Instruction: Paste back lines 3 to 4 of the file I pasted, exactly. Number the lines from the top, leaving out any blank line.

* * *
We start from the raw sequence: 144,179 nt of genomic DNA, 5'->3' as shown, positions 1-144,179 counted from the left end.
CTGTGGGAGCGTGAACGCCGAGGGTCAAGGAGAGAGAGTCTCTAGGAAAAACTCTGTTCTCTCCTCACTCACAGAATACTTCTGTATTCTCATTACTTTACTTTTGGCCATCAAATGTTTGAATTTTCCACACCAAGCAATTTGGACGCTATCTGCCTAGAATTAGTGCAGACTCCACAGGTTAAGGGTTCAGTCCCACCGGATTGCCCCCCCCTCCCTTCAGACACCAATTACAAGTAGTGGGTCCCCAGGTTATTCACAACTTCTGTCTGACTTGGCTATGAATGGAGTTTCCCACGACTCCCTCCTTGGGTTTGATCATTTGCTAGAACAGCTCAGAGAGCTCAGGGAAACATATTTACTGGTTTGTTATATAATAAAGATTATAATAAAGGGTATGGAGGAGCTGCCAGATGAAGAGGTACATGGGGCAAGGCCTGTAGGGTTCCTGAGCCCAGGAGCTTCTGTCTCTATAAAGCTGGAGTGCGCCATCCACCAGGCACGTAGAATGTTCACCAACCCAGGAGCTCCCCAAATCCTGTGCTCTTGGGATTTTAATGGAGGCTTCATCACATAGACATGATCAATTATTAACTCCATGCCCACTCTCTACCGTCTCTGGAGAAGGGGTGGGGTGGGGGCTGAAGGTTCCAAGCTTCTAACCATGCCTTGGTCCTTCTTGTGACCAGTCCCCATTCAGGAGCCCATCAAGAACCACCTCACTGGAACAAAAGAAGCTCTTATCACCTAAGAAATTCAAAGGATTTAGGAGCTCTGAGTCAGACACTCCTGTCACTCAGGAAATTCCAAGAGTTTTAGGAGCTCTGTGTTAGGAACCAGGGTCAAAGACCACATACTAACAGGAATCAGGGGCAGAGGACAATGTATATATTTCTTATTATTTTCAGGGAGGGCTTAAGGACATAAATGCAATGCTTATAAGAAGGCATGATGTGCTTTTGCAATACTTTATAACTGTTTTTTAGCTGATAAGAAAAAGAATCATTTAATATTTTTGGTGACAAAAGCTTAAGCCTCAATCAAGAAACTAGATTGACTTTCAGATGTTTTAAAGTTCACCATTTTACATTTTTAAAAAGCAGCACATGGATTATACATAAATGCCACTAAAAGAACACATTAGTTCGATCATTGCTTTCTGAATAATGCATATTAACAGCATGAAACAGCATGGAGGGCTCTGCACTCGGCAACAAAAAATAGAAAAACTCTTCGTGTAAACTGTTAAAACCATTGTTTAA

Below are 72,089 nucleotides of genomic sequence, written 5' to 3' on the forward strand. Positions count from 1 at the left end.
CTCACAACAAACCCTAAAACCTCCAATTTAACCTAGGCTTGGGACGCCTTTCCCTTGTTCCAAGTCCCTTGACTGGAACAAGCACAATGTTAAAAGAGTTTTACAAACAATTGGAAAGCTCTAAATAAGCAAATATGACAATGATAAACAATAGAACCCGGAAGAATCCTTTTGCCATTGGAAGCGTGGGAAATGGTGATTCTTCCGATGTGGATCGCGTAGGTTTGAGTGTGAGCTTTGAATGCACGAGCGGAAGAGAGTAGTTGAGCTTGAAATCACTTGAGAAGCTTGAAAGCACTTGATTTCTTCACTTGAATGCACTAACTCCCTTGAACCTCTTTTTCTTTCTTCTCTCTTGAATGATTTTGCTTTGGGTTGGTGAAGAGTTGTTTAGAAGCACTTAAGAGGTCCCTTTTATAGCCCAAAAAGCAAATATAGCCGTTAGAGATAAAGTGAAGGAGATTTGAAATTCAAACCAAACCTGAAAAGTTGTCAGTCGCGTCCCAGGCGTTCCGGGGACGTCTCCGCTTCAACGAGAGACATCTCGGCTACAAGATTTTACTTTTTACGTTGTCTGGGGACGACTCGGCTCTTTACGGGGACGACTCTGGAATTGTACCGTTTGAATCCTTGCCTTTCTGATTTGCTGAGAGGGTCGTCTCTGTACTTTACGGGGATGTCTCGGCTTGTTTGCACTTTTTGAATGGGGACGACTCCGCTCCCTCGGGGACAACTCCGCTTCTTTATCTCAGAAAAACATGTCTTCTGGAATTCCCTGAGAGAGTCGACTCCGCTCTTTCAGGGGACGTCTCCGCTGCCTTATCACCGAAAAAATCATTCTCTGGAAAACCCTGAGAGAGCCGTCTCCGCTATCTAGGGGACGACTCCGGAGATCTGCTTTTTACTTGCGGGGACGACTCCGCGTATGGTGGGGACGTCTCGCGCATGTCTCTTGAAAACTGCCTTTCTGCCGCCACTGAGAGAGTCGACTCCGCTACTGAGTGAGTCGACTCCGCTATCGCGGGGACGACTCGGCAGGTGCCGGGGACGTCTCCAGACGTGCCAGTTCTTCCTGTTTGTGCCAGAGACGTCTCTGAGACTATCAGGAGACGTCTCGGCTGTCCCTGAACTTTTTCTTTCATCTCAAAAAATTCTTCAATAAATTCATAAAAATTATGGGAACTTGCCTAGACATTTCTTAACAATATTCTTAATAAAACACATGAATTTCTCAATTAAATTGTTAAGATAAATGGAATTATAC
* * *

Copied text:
Below are 72,089 nucleotides of genomic sequence, written 5' to 3' on the forward strand. Positions count from 1 at the left end.
CTCACAACAAACCCTAAAACCTCCAATTTAACCTAGGCTTGGGACGCCTTTCCCTTGTTCCAAGTCCCTTGACTGGAACAAGCACAATGTTAAAAGAGTTTTACAAACAATTGGAAAGCTCTAAATAAGCAAATATGACAATGATAAACAATAGAACCCGGAAGAATCCTTTTGCCATTGGAAGCGTGGGAAATGGTGATTCTTCCGATGTGGATCGCGTAGGTTTGAGTGTGAGCTTTGAATGCACGAGCGGAAGAGAGTAGTTGAGCTTGAAATCACTTGAGAAGCTTGAAAGCACTTGATTTCTTCACTTGAATGCACTAACTCCCTTGAACCTCTTTTTCTTTCTTCTCTCTTGAATGATTTTGCTTTGGGTTGGTGAAGAGTTGTTTAGAAGCACTTAAGAGGTCCCTTTTATAGCCCAAAAAGCAAATATAGCCGTTAGAGATAAAGTGAAGGAGATTTGAAATTCAAACCAAACCTGAAAAGTTGTCAGTCGCGTCCCAGGCGTTCCGGGGACGTCTCCGCTTCAACGAGAGACATCTCGGCTACAAGATTTTACTTTTTACGTTGTCTGGGGACGACTCGGCTCTTTACGGGGACGACTCTGGAATTGTACCGTTTGAATCCTTGCCTTTCTGATTTGCTGAGAGGGTCGTCTCTGTACTTTACGGGGATGTCTCGGCTTGTTTGCACTTTTTGAATGGGGACGACTCCGCTCCCTCGGGGACAACTCCGCTTCTTTATCTCAGAAAAACATGTCTTCTGGAATTCCCTGAGAGAGTCGACTCCGCTCTTTCAGGGGACGTCTCCGCTGCCTTATCACCGAAAAAATCATTCTCTGGAAAACCCTGAGAGAGCCGTCTCCGCTATCTAGGGGACGACTCCGGAGATCTGCTTTTTACTTGCGGGGACGACTCCGCGTATGGTGGGGACGTCTCGCGCATGTCTCTTGAAAACTGCCTTTCTGCCGCCACTGAGAGAGTCGACTCCGCTACTGAGTGAGTCGACTCCGCTATCGCGGGGACGACTCGGCAGGTGCCGGGGACGTCTCCAGACGTGCCAGTTCTTCCTGTTTGTGCCAGAGACGTCTCTGAGACTATCAGGAGACGTCTCGGCTGTCCCTGAACTTTTTCTTTCATCTCAAAAAATTCTTCAATAAATTCATAAAAATTATGGGAACTTGCCTAGACATTTCTTAACAATATTCTTAATAAAACACATGAATTTCTCAATTAAATTGTTAAGATAAATGGAATTATAC